Reach for the pistachios, not the Doritos. Volunteer. And keep filling that glass, so long as it’s with water.
It’s seemingly simple lifestyle choices such as these that researcher and author Dan Buettner thinks can add a good 10 years to most people’s lives, helping them join ranks with cardiac surgeon Ellsworth E. Wareham who, at 93, still picks up the scalpel on occasion to assist with surgeries.
Wareham is one of several Seventh-day Adventists near or over the age of 100 who live in Loma Linda, California—what Buettner calls America’s “longevity oasis” in The Blue Zone: Lessons for Living Longer from the People Who’ve Lived the Longest (National Geographic Books, 2008).
The close-knit Adventist community in Southern California is one of four Blue Zones around the world where people’s lives span a century in rates notably higher than the surrounding population. And, on average, Buettner concludes they live not only longer, but also healthier and happier lives.
“It’s not coincidental that the way these people eat, interact with each other, shed stress, heal themselves, avoid disease, and view their world yield them more good years of life,” Buettner writes, citing habits common among Adventists, such as the Sabbath rest and a plant-based diet.
“Adventists instinctively know that their health habits lead to longer, better lives, but I think they appreciated somebody from outside their community who’d done a survey of some of the best science out there, reaffirming what their religious leaders have been telling them for 150 years,” Buettner told ANN following his recent visit to Loma Linda.
While there, he spoke at the local Adventist church—“it was like preaching to the choir”—and taped an interview at the university’s School of Public Health. He was most impressed, however, by the “fantastic” Sabbath lunch. His “good friends” Marge Jetton and Wareham—both of whom he features prominently in The Blue Zone—popped in to join him for some Adventist dietary staples after church.
“There’s no temptation to grill steaks because everybody brings these cottage cheese or bean casseroles,” Buettner says. “It’s very rare that I eat meat these days. I guess I eat more tofu,” he says with a laugh. It’s a good thing, he thinks, but then again, a 103-year man who indulges in the occasional roasted lamb did beat him at arm wrestling while Buettner was researching the Sardinian Blue Zone.
Another habit he’s picked up: snacking on nuts in the afternoon. “I’ve got a jug of them right here in my office, thanks to Dr. Fraser.”
Buettner is referring to Dr. Gary Fraser, who, along with Dr. Terry Butler, heads up the ongoing Adventist Health Study, which—funded by a grant from the National Institutes of Health—now involves almost 100,000 Adventist Church members. “I think they’re doing some of the most important work in America when it comes to really measuring the long-term impact of a plant-based diet,” Buettner says, adding he’d love to collaborate with them on research, but “I’m only science journalist, not a scientist.”
For his part, Fraser thinks Buettner’s book has plumbed lot of research previously buried in academic journals and presented it to the general public. “I’m the guy who just cranks out the numbers and tries to convince people to fill out long questionnaires,” says Fraser, “so it was very encouraging to me to see Dan put a human face on our research—to see how compelling the whole thing looked.”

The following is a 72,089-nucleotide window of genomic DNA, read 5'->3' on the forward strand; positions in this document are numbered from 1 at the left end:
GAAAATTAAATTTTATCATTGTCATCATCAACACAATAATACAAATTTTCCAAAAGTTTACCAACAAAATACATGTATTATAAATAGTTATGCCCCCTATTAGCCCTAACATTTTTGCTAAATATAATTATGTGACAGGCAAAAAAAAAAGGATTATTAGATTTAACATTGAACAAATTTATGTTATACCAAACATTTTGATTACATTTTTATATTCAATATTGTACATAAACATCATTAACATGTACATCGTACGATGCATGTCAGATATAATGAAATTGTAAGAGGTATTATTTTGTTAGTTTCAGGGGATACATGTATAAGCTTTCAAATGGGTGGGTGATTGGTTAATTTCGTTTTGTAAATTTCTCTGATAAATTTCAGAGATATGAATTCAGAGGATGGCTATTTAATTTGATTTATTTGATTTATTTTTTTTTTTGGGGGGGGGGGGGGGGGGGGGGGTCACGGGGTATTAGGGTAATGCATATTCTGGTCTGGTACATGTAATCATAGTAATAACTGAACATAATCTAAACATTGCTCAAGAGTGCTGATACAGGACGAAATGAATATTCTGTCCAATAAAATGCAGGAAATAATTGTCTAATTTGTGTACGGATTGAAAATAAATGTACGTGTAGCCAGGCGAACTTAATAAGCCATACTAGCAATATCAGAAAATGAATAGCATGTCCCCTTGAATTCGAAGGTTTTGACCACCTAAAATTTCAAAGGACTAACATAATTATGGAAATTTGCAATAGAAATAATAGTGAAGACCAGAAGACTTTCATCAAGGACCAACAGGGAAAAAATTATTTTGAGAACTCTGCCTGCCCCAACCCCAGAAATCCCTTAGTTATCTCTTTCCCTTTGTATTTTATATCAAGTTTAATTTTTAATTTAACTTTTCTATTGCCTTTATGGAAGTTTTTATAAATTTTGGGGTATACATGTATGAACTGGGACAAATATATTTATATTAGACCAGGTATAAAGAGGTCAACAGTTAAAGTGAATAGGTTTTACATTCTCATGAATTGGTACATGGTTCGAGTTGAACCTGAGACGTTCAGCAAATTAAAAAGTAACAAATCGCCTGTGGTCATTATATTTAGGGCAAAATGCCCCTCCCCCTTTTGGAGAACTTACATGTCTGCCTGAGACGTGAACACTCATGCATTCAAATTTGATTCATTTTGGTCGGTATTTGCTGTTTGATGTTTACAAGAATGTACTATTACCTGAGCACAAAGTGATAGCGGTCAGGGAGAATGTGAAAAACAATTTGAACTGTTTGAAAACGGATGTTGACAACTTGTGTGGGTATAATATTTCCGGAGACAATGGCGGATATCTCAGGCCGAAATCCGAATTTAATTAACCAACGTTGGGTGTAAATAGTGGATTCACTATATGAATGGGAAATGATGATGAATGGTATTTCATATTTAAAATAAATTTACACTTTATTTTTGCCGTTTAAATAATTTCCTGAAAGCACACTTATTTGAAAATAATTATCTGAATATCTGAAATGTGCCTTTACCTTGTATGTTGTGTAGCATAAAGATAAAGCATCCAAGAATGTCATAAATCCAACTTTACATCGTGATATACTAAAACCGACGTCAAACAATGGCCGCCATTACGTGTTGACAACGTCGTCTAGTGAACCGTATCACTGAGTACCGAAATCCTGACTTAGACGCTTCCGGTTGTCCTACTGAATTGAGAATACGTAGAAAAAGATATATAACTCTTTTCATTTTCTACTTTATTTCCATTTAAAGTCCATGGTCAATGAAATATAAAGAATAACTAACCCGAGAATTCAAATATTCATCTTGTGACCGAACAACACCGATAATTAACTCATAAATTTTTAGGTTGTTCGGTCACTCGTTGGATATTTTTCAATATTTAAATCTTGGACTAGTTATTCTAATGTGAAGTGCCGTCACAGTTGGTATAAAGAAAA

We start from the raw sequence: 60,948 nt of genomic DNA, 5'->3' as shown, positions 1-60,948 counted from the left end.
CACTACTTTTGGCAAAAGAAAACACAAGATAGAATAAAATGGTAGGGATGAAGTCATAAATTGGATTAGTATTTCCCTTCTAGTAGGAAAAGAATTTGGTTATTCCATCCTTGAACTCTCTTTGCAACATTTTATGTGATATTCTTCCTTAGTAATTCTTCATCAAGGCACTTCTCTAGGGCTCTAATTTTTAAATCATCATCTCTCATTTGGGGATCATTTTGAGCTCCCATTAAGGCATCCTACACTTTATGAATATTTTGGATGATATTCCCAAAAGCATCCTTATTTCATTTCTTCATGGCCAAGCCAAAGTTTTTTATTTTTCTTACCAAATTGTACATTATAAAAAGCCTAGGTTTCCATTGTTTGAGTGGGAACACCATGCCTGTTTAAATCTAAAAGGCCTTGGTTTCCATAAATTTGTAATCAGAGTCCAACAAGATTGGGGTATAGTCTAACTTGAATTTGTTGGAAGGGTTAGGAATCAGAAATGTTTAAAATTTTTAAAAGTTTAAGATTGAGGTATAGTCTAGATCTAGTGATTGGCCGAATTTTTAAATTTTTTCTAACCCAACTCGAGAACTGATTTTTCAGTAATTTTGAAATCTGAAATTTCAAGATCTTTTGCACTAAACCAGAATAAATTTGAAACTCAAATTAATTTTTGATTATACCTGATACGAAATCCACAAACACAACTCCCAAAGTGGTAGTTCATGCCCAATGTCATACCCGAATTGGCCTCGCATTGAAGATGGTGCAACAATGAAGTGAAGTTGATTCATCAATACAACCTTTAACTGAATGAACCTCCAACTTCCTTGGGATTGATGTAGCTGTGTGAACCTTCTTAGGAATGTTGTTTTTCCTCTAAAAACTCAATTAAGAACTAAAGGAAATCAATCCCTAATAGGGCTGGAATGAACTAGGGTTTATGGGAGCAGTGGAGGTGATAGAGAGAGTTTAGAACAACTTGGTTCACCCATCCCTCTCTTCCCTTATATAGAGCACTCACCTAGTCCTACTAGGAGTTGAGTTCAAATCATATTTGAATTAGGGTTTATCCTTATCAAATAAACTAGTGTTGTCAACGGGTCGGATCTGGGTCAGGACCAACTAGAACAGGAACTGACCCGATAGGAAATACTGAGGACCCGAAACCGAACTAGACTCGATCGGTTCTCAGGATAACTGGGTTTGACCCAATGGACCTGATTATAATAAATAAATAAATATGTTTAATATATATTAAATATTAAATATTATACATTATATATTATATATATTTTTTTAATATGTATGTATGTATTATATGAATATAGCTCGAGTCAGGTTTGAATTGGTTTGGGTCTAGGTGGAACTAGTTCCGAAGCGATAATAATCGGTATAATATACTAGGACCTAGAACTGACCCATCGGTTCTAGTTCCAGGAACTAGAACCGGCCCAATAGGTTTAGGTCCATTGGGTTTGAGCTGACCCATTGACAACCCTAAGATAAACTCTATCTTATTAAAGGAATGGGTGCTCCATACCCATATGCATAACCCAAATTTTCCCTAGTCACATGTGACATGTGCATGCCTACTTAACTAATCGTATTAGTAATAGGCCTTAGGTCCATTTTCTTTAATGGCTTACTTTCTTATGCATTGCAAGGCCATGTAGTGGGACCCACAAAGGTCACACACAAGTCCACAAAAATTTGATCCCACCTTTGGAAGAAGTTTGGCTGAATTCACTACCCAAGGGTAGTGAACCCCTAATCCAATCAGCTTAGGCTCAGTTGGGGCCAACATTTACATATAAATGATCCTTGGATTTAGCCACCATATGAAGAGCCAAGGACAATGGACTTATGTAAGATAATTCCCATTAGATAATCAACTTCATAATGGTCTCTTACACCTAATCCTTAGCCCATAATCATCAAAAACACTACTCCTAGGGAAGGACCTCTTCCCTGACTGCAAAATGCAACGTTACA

Most compelling to Buettner is how powerful a community of like-minded individuals can be when it comes to establishing and maintaining healthy habits. “There’s not the temptation that comes from a social network that has poor heath habits”—California Adventists report that 80 to 90 percent of their friends share their religious beliefs. The “power of choosing your friends carefully,” Buettner says, is “one of the most powerful messages for the rest of America.”
“The sad reality is that we don’t respond as a species very well to behavior modification, but if you put us in the right environment we’ll generally do the right thing,” Buettner says. “So the question becomes, ‘How do you create these environments?’”
That sense of community extends beyond just good behavior reinforcement. Buettner suspects it also bolsters faith, and belonging to a spiritual community is one of his “Power 9,” or lifestyle “secrets” in The Blue Zone. “I can tell you that of the 200 plus centenarians I interviewed [for the book], 99 percent believed in God, so faith seems to factor fairly prominently.” While he doesn’t plan on joining the Adventist Church, Buettner says since he began researching The Blue Zone seven years ago, he has been going to church more regularly.
Though Fraser says social support from a shared religion is beneficial and likely reduces mortality, research is pending on “whether there’s a downside to having a social life in a very restricted community.” Fraser says he rather tout the more scientifically based dietary aspects of the Adventist lifestyle.
Buettner, whose research is focused on the oldest California Adventists, does worry that the generation he’s studying may not be followed by an equally long-lived one, due to processed foods and refined sugar creeping into the Adventist diet. Embracing a purer diet, he says, may stave off the “encroachments of the fast food culture.” And that includes going easy on salty, chemical-laden meat analogues—“you’ve really got to look carefully at the packages on these things.”
For more information on Buettner’s research, or to measure your own longevity by taking The Blue Zones’ life expectancy test—the Vitality Compass—visit bluezones.com.